​A customer that I'm currently working with began to have issues with the 'Connect To Office' functionality that is offered in SharePoint after installing Lync 2013 on computers that also have Office 2010. Symptoms There were two different symptoms that we began to see. First, some users would click 'Connect to Office' and then 'Add to SharePoint Sites'. SharePoint would indicate that the site had been added, but a link would never appear in the 'SharePoint Sites' explorer shortcut Second, some users were completely missing the 'SharePoint Sites' shortcut in Windows explorer. Solution The solution for both issues required some edits and additions to the registry. The following registry key is crucial to the proper functioning of the 'Connect to Office' feature. The registry key is created as part of a normal Office installation. HKEY_CURRENT_USER\Software\AppDataLow\Microsoft\Office\15.0\Common\Portal Notice the reference to '15.0' in the registry key. This indicates a reference to Office 2013. This key would have been created after Lync 2013 was installed. However, we also have Office 2010 installed along with Lync 2013. Office 2010 would be designated by '14.0' (e.g. HKEY_CURRENT_USER\Software\AppDataLow\Microsoft\Office\14.0\Common\Portal). Since there is no reference to '14.0' in the registry key listed above, the 'Connect to Office' functionality will not work when you are using Excel 2010, Word 2010, PowerPoint 2010 etc.. Installing Lync 2013 seems to have removed(or changed) the version of the registry key that referenced '14.0'. I was able to fix this by manually creating the required keys. Create a new string value called 'PersonalSiteFallbackURL' in the following path HKEY_CURRENT_USER\Software\AppDataLow\Microsoft\Office\14.0\Common\Portal For the data value add the URL to your mysite host (e.g. http//mysite.contoso.com) *The LinkPublishingTimestamp key is created automatically when you start adding sites via 'Connect To Office' in SharePoint. I found that I did not have to delete the '15.0' registry hierarchy This fix addressed both of the symptoms indicated above. It allowed the 'SharePoint Sites' explorer shortcut to be created for people who were missing it, and also enabled sites that are added via the 'Connect to Office' option to appear in the 'SharePoint Sites' explorer shortcut. Note that you won't see the newly added sites until you open Word, Excel, PowerPoint etc. and select 'Save As'. By default, sites that are added via 'Connect to Office' will not be added to the 'SharePoint Sites' shortcut for 24 hours. You can bypass this limit by manually restarting the Web Client service on your computer. If the links still aren't populating then you can delete the LinkPublishingTimestamp registry key (located here HKEY_CURRENT_USER\Software\AppDataLow\Microsoft\Office\14.0\Common\Portal), which will trigger a refresh the next time that you open Excel, Word, PowerPoint etc. and select 'Save As'. Alternatively, you can just wait 24 hours and then the links will populate on their own.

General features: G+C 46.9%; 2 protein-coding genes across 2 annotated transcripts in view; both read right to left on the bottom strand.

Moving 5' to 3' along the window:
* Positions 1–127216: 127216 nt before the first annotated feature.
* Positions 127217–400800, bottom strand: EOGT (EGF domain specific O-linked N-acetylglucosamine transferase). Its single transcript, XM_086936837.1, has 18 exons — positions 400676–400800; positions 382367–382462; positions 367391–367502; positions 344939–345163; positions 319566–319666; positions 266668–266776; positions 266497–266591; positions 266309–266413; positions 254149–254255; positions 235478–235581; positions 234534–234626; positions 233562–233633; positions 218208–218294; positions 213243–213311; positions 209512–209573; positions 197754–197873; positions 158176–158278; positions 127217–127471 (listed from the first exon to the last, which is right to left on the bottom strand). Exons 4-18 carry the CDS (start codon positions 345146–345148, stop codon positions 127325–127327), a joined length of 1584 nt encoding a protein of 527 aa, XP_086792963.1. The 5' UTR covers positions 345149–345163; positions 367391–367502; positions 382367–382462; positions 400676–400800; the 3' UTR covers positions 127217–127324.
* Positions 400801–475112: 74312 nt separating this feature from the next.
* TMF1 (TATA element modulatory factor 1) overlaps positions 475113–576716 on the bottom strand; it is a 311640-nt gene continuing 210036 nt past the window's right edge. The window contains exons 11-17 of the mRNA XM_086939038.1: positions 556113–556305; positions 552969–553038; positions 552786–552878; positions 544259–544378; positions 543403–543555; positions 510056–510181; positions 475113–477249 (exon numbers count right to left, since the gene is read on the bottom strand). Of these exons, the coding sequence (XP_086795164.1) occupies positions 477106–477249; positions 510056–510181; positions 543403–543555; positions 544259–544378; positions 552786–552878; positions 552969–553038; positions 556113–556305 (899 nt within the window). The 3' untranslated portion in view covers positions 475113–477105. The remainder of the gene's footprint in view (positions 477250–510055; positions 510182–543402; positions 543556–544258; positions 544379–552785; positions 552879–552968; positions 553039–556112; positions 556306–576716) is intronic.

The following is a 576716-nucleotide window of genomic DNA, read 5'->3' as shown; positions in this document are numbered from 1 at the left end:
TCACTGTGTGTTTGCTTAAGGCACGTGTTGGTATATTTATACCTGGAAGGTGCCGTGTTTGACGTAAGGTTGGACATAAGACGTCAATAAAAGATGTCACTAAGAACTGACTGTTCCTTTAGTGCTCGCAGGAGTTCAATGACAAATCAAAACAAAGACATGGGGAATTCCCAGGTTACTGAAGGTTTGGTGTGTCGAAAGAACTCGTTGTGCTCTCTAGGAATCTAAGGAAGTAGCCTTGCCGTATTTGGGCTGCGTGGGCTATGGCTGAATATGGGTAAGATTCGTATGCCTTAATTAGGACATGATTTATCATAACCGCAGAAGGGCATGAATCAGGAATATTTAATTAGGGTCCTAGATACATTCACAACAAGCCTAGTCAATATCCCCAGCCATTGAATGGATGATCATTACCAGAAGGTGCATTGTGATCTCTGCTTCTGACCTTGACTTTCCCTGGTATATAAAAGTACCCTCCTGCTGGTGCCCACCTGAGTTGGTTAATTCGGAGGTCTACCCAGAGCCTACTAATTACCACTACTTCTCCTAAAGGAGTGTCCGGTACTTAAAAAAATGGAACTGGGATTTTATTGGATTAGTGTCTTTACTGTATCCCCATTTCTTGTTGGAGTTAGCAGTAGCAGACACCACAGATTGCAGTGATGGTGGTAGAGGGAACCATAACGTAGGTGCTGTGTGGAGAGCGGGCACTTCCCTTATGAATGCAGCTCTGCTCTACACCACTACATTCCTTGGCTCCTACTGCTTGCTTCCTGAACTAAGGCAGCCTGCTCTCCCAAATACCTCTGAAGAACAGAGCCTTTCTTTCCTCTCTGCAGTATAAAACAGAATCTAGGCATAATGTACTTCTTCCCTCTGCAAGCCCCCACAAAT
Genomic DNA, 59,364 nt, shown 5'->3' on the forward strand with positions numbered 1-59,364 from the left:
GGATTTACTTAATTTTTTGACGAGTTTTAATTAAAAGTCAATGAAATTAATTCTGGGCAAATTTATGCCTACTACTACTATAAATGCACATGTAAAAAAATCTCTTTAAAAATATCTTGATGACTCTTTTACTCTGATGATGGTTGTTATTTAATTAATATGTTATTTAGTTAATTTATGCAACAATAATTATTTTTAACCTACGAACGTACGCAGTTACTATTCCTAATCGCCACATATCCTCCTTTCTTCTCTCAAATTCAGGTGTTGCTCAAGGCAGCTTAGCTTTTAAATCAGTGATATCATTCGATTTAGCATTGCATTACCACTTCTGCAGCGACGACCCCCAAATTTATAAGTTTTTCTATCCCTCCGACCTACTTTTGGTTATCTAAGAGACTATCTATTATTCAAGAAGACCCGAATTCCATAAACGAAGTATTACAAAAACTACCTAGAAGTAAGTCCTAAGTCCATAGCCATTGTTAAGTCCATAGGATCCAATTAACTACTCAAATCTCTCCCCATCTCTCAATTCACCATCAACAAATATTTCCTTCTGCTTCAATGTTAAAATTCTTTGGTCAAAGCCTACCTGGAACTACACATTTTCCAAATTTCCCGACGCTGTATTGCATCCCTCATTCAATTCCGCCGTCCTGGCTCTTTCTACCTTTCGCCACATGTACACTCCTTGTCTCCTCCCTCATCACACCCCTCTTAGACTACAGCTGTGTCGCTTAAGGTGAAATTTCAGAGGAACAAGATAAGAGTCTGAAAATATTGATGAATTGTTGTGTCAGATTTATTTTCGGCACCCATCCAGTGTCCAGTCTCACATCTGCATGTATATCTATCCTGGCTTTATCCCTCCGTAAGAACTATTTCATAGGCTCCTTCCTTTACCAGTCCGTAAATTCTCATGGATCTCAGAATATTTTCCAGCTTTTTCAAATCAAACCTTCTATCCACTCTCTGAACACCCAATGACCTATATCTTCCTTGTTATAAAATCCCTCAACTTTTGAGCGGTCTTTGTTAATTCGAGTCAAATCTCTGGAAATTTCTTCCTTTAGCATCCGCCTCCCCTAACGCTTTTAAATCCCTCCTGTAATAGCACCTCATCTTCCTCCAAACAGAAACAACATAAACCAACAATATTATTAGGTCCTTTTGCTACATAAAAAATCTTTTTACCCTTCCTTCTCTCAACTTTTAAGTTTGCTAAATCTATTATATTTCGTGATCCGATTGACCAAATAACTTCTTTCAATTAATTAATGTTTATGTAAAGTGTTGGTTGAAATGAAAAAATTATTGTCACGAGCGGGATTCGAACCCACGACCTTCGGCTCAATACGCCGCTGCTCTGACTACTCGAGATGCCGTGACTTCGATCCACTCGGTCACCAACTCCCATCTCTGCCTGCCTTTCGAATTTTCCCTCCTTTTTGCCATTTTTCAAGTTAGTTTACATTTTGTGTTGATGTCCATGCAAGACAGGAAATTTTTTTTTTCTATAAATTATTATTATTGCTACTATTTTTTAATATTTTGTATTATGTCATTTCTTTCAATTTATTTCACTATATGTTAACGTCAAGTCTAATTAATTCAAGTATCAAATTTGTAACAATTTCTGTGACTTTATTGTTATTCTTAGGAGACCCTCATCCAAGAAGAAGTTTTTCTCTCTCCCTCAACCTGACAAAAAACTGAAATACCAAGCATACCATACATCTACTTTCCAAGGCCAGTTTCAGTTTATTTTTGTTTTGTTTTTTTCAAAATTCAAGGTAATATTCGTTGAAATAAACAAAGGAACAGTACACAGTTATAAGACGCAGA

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Categories: SharePoint;PowerShell